His young bride might have been able to go with him, but she was sure the Nazis were an aberration that would soon be over-and, besides, their curtains were still at the cleaners. In London, her Viktor set about finding guarantors and sponsors for 70 Jewish leaders still in Prague-plus Stella. By the time all 71 visas were in hand, the curtains were done, but Stella wouldn't leave Prague unless their furniture left with her. Fearing that delay might mean curtains for her, Viktor nagged her to hurry. By agreeing to leave all their money behind, she obtained clearance from the Nazis and, just six weeks after her husband, she landed in London with all their furniture and her trousseau, too.

'We took a house in Golders Green,' he recalls. 'We must have been the only Czech refugees who moved in fully-furnished. Stella had qualified to become a diplomat's wife.' Mrs. Dagan, just as stubborn and feisty more than half a century later, nods her agreement and adds that her mother, who stayed behind to take care of her grandmother, perished in Auschwitz, but Grandmother Jelinek survived the war and died in Israel. (The Dagans have two sons: Daniel, born in Kingston-upon-Thames during the blitz of London, and Gabriel, 'conceived in London and born in Prague after the war.')

The Czechoslovak ambassador to England when the nation disappeared had been Jan Masaryk. Working together on behalf of refugees, Fischl and Masaryk hit it off the minute they met: 'He said he knew me because he knew my poems. He was the warmest, most straightforward person I have ever met. He had a fantastic way of expressing the most complicated thought in a simple way that everybody could understand. After my first conversation with him, I went home and tried to put down everything he said in his own words.'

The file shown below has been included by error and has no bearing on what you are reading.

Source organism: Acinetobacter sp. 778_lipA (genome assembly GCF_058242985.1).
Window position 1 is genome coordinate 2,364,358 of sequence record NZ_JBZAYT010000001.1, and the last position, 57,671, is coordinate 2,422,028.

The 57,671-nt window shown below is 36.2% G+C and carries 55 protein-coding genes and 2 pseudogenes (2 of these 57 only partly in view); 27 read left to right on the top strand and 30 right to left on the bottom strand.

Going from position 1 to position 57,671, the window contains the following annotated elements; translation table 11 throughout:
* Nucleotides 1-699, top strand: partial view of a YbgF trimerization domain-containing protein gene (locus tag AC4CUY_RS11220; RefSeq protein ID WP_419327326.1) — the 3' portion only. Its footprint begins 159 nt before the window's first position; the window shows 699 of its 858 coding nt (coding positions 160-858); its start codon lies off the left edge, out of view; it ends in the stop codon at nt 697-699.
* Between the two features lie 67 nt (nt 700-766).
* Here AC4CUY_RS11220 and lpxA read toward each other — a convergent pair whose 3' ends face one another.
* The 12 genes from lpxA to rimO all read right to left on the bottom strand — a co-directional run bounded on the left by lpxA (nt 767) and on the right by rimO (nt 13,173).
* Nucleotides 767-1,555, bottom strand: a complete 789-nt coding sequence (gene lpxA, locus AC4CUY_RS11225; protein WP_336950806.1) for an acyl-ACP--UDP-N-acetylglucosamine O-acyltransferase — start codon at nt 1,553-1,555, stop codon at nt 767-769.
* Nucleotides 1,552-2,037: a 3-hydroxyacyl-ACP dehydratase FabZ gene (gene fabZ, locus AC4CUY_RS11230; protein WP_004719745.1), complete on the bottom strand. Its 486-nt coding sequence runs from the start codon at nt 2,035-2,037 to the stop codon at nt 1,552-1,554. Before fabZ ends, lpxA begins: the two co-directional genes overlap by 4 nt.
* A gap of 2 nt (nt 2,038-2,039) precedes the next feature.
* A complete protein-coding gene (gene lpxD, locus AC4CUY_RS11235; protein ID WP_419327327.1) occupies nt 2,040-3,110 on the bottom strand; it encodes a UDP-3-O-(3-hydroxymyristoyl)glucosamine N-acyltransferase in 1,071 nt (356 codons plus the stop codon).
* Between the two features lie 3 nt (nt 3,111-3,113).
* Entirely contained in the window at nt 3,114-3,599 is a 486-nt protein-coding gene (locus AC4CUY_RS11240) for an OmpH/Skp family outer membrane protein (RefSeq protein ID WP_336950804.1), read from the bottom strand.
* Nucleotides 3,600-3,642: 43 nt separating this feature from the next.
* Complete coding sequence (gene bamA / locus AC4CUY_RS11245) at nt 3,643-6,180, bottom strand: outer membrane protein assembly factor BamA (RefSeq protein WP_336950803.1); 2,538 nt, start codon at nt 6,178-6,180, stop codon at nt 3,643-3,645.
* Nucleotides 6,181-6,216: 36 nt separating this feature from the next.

With the fall of France in 1940, the Czechoslovak government-in-exile moved to London, where Jan Masaryk became its foreign minister. Fischl helped script Masaryk's inspirational British Broadcasting Corporation (BBC) broadcasts in Czech to their occupied homeland (listening to him here was a 'crime' punishable by death). Later, Fischl was named Masaryk's first secretary.

The Fischls had planned to emigrate to Palestine after the war, but Masaryk persuaded him to come back to Prague and put him in charge of drafting a peace treaty between Czechoslovakia and Germany (it was never negotiated). When Masaryk died, Fischl went to the new communist foreign minister, Vladimir Clementis, and told him that, with the new state of Israel about to be born, 'I want to go there, where I should have been already a long time.' Clementis told him to finish his work on the German treaty and then he would let the Fischls go to Israel.